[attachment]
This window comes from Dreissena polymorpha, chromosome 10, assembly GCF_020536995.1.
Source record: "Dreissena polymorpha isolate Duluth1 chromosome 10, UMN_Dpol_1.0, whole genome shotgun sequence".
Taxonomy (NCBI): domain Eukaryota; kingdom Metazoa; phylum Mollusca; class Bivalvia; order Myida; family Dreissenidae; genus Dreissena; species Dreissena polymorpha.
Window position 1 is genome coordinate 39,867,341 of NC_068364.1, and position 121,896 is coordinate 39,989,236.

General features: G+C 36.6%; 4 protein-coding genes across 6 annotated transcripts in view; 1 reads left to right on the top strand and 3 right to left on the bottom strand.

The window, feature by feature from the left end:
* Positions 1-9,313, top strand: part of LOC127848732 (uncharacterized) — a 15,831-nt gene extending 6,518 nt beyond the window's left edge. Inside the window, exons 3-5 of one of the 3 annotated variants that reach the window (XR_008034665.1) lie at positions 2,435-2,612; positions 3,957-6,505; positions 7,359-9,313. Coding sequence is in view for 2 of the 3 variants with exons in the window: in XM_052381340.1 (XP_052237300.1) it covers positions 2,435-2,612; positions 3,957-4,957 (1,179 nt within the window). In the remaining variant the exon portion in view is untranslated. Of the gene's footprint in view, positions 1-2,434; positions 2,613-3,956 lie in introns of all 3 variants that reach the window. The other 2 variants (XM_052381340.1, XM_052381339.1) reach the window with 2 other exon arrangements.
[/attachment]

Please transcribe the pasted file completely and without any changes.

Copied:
This window comes from Dreissena polymorpha, chromosome 10, assembly GCF_020536995.1.
Source record: "Dreissena polymorpha isolate Duluth1 chromosome 10, UMN_Dpol_1.0, whole genome shotgun sequence".
Taxonomy (NCBI): domain Eukaryota; kingdom Metazoa; phylum Mollusca; class Bivalvia; order Myida; family Dreissenidae; genus Dreissena; species Dreissena polymorpha.
Window position 1 is genome coordinate 39,867,341 of NC_068364.1, and position 121,896 is coordinate 39,989,236.

General features: G+C 36.6%; 4 protein-coding genes across 6 annotated transcripts in view; 1 reads left to right on the top strand and 3 right to left on the bottom strand.

The window, feature by feature from the left end:
* Positions 1-9,313, top strand: part of LOC127848732 (uncharacterized) — a 15,831-nt gene extending 6,518 nt beyond the window's left edge. Inside the window, exons 3-5 of one of the 3 annotated variants that reach the window (XR_008034665.1) lie at positions 2,435-2,612; positions 3,957-6,505; positions 7,359-9,313. Coding sequence is in view for 2 of the 3 variants with exons in the window: in XM_052381340.1 (XP_052237300.1) it covers positions 2,435-2,612; positions 3,957-4,957 (1,179 nt within the window). In the remaining variant the exon portion in view is untranslated. Of the gene's footprint in view, positions 1-2,434; positions 2,613-3,956 lie in introns of all 3 variants that reach the window. The other 2 variants (XM_052381340.1, XM_052381339.1) reach the window with 2 other exon arrangements.